One of our large clients in the publishing sector, like many of its peers, is evolving from a paper business to being digital-first. As we develop new digital platforms to support their business, we have encountered several instances where the company’s origins in publishing books has shaped its content strategy in ways that conflict with its new digital products. For example, content that sits within a 300-page volume is considerably different from that which appears in a push notification. Throughout the design process, we find ourselves not just developing product concepts, but also helping our client integrate their content development process into the product development process, knowing that the distinction between the two is shrinking quickly.

3) How do you work?

Your product may be a web application that enables some sort of self-service, but what happens on the back end in order to deliver the desired customer experience? How do you deploy your resources to serve customer requests? Do your internal workflows align with how your clients interact with your product? As product organizations increasingly evolve into service organizations, we have found that studying internal service operations produces not only opportunities to improve customer experience but make our clients more efficient.

A recent project in the aviation sector demonstrates how understanding how clients deliver service behind the scenes can pay dividends in multiple ways. Our client offers self-service flight management tools and was looking for a UX refresh. After observing their operations, we noticed that internal subject matter experts who had been hired for technical skills like meteorology and aviation expertise had been working more like customer service representatives and servicing minor requests manually. By analyzing these service workflows, we discovered a huge opportunity to use automation and machine learning to improve self-service, that will not only improve customer experience, but has the potential to help our client utilize its own people more efficiently.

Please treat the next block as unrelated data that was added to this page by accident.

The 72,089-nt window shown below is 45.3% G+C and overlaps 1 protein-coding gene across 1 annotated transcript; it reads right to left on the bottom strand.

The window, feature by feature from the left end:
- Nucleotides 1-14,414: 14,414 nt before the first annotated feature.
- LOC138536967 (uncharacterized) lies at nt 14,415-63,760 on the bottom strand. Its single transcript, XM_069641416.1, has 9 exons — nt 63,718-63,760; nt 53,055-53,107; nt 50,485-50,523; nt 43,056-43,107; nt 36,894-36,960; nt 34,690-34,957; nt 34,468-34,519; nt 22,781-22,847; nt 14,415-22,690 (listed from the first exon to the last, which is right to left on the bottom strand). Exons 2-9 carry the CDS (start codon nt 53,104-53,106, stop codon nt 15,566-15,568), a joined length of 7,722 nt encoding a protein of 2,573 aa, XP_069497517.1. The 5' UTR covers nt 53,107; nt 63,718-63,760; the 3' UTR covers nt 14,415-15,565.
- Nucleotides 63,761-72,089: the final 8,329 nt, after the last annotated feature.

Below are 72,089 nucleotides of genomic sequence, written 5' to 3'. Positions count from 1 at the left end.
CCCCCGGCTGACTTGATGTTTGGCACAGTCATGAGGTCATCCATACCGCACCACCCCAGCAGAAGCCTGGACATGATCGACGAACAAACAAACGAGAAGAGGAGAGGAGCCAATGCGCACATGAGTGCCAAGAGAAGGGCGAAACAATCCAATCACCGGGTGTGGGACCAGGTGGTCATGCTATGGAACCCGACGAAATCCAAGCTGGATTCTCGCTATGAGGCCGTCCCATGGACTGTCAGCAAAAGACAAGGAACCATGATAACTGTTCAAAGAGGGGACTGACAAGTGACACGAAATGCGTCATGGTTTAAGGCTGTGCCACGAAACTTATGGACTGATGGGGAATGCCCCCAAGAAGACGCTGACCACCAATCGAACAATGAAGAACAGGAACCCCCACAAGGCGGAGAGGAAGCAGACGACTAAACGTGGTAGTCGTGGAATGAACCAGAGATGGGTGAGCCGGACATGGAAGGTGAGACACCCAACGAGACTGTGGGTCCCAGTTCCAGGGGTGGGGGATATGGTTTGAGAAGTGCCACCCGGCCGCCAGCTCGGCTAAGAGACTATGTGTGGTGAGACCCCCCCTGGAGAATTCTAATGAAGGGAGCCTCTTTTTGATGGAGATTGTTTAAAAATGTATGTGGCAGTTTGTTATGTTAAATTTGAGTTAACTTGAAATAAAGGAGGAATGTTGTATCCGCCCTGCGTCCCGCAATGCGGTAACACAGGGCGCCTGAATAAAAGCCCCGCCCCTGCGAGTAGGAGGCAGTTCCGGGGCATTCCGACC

After all that, it might be natural to ask us if we have launched a new org design or HR consulting practice here at Method. We have not — we are still happily focused on helping our clients grow and transform their businesses by helping them bring rich product and service experiences to market. However, we know that in order to do this job we cannot focus solely on customer needs and market opportunity. We must also look within our clients.

We firmly believe that good design happens when we have a firm grasp on our constraints surrounding products, and the best design happens when clients themselves are able to evolve in order to deliver new, greater value to customers.

As a result, our clients have come to expect more from our process — we don’t just deliver a better “thing,” we take the time to understand their realities, spot opportunities, and help them transform their businesses.